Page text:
Introduction: How to Make Infused Oil

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Making infused oils is a process of transferring flavour and scent into a carrier oil.  It can be used to add flavour to cooking oils. As well as making scent oils for use in aromatherapy, massage oils and making beauty products like soaps and lotions. 

It is a simple process of infusing flowers, herbs or spices into an oil by heating or letting it sit in a sunny spot so that  the volatile oils can transfer into the carrier oil. I will show you how I make them in this instructable.

Step 1: Materials:

  • Oil (I will discuss the different types to use in Steps 2 and 5)
  • Herbs, spices, flowers
  • Clean, dry glass jars
  • Clean decorative glass containers
  • Coffee filters, cheesecloth, sieve
  • Funnel
  • Spoon
  • Hot plate/double boiler or pan/skillet
  • Mortar and pestle
  • Sunny windowsill
Sterilize the glass jars and bottles that you will be using by running them through the dishwasher.  It is important that they are completely dry.

As you will see in the following steps a wide assortment of flowers, herbs and spices can be used in making infused oils.  Since you will ingesting or putting these oils on your body I would recommend using organic material if you can.  Better still if you can grow them in your garden, you can control what goes on the plants as well as save yourself a lot of money too.  Even a little potted herb plant on your windowsill will do.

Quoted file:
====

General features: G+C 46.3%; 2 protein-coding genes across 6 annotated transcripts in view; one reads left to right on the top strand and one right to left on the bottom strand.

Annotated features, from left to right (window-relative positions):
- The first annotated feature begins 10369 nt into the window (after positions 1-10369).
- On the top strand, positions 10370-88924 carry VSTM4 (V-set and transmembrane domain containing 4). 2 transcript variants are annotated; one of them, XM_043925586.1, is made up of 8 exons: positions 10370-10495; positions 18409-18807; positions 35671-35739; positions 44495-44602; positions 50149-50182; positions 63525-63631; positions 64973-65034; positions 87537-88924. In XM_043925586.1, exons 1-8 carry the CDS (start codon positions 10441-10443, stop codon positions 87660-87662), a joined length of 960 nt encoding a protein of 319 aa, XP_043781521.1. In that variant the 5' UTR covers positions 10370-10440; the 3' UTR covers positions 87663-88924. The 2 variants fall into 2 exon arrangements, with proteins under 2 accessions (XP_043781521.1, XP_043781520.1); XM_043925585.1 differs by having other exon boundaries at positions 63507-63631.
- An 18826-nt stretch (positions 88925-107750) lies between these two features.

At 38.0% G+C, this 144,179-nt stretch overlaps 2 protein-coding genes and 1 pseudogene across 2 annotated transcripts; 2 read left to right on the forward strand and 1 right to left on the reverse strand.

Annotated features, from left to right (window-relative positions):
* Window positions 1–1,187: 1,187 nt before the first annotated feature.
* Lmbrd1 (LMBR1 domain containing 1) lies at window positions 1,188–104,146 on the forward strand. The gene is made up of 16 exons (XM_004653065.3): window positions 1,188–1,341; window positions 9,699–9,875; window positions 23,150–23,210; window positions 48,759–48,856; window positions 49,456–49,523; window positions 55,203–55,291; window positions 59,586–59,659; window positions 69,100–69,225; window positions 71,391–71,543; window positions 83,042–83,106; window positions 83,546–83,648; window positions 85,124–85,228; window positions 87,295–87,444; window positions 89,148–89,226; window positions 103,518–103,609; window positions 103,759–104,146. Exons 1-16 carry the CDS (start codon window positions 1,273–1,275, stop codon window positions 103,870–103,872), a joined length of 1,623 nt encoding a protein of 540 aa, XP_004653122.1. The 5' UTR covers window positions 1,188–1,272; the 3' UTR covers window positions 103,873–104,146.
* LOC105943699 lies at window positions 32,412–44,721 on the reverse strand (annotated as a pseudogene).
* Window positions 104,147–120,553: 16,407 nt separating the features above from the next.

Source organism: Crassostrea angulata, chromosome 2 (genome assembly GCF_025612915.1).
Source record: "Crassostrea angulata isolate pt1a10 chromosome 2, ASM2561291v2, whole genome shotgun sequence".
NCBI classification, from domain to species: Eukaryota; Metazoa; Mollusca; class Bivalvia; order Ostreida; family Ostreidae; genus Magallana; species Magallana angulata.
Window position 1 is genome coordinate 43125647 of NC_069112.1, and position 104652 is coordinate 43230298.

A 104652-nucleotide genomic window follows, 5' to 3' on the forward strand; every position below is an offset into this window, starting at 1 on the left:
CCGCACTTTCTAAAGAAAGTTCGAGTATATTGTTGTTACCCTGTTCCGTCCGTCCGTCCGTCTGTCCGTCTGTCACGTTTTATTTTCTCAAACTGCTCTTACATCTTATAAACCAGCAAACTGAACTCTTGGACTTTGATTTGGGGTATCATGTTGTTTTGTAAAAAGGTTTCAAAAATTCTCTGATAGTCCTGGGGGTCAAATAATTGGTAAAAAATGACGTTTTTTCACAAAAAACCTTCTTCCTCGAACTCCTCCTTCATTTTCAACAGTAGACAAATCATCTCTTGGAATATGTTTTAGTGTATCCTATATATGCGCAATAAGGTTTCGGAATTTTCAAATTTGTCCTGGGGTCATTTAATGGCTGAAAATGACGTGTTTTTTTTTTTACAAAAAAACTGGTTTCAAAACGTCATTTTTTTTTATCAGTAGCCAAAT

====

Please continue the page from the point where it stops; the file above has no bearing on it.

Step 2: Culinary Oil: Preparing Herbs

Culinary infused oils are a great way to add flavour to your cooking. An assortment of herbs and spices can be used depending on your tastes and cooking style. You can use either fresh or dried herbs.  Fresh herbs will give a stronger flavour but the oil won't keep as long and needs to be stored in the refrigerator (see note below**).  I tend to make small quantities of infused oil at at time so that it will be used up quickly.

Here a few suggestions, don't be afraid to mix and match:













The best type of oil to use is extra virgin olive oil, you can also use grape seed , peanut or sunflower oil.  Walnut oil is also good if it will be used cold such as for salad dressings since it is not good for heating.

How to make:
  • Wash your herbs and dry completely**
  • Bruise or rub herbs, for spices toast them to bring out the flavour
  • Place in a clean dry glass jar.
  • Add oil until it completely covers the herbs/spices.
  • Place a lid on  the jar and close
  • Place the jar on a sunny windowsill or other sunny spot.  Swirl or shake the jar every day or so.

**It is important that no moisture is introduced into the oil as it can become rancid or prone to mold or bacteria growth. (Garlic is particularly prone to this so it should be stored in the fridge or made with the heating method in a skillet described in step 4.)

Step 3: Culinary Oil:draining and Storing

  • After a week drain off the oil into a clean dry jar using a sieve (for larger herbs) or cheesecloth or coffee filters.
  • Taste the oil to see if the flavour is strong enough
  • If you want it stronger add more herbs/spices to the oil, close the lid and place back in the sunny spot for another week.
  • Repeat as needed.
  • If you are happy with the flavour, pour the oil into a nice glass bottle, you can also add a fresh sprig of herb to make if look fancy.